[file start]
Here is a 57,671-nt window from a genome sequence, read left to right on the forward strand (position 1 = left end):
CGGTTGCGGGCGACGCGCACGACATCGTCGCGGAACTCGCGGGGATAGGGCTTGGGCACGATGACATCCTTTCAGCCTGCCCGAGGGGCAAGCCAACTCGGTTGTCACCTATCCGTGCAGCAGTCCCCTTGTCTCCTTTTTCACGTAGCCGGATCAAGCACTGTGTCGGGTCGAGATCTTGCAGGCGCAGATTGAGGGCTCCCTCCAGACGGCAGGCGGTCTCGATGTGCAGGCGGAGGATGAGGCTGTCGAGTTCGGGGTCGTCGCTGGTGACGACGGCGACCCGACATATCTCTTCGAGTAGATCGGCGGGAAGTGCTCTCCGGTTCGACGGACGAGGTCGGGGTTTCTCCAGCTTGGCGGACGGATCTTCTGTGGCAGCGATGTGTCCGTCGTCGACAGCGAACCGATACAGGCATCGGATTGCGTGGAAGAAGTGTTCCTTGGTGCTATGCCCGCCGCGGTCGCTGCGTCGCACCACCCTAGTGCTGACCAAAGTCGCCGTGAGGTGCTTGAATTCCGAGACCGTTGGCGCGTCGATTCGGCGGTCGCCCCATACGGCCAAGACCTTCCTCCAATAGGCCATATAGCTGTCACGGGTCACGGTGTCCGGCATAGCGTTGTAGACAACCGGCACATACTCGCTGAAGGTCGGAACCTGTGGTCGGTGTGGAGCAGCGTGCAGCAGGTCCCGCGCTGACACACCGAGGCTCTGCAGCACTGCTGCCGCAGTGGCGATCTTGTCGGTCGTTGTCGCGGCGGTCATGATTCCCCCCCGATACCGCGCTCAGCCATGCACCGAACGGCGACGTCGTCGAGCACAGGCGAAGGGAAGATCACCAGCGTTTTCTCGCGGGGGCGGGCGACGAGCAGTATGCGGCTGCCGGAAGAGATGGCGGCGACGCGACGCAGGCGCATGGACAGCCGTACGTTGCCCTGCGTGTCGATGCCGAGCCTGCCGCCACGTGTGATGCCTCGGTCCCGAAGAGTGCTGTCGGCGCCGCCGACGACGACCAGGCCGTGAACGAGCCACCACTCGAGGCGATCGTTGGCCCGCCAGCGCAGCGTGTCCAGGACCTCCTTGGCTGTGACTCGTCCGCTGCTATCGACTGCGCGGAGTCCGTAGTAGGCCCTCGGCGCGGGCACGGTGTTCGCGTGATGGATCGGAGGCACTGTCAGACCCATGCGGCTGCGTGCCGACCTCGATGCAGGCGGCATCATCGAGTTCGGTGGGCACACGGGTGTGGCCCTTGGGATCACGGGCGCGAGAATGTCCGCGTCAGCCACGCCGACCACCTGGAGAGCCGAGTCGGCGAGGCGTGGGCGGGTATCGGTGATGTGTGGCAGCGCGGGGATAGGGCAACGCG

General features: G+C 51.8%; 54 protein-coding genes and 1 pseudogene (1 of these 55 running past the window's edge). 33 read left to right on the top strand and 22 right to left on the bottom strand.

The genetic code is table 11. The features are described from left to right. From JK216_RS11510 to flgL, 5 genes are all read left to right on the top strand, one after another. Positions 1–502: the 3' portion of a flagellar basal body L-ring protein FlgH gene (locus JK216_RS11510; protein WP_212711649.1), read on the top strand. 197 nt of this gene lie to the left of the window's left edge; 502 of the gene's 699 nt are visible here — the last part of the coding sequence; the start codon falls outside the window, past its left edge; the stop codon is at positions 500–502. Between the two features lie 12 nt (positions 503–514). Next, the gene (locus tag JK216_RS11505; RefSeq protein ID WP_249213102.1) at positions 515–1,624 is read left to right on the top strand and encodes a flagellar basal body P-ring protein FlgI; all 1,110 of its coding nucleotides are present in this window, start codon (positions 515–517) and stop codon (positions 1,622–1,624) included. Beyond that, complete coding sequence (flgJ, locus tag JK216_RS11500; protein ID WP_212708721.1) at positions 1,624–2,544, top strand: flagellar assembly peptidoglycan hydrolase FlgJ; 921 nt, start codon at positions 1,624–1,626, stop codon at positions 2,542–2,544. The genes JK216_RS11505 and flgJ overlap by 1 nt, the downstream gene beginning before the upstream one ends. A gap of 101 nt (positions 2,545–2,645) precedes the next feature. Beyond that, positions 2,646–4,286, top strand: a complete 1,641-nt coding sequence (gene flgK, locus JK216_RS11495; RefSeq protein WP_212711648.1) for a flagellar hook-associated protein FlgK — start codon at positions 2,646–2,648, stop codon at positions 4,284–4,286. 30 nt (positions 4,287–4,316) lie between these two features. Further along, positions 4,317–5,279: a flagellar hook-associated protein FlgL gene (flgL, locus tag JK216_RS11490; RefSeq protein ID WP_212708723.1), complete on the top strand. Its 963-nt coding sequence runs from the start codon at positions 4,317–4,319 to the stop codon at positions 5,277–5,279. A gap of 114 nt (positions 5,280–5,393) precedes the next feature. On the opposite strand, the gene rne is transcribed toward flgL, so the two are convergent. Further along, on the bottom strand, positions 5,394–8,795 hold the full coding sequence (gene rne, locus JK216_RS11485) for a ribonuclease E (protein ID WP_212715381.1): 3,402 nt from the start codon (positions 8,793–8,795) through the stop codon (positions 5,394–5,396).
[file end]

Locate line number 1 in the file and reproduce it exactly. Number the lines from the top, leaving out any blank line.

Here is a 57,671-nt window from a genome sequence, read left to right on the forward strand (position 1 = left end):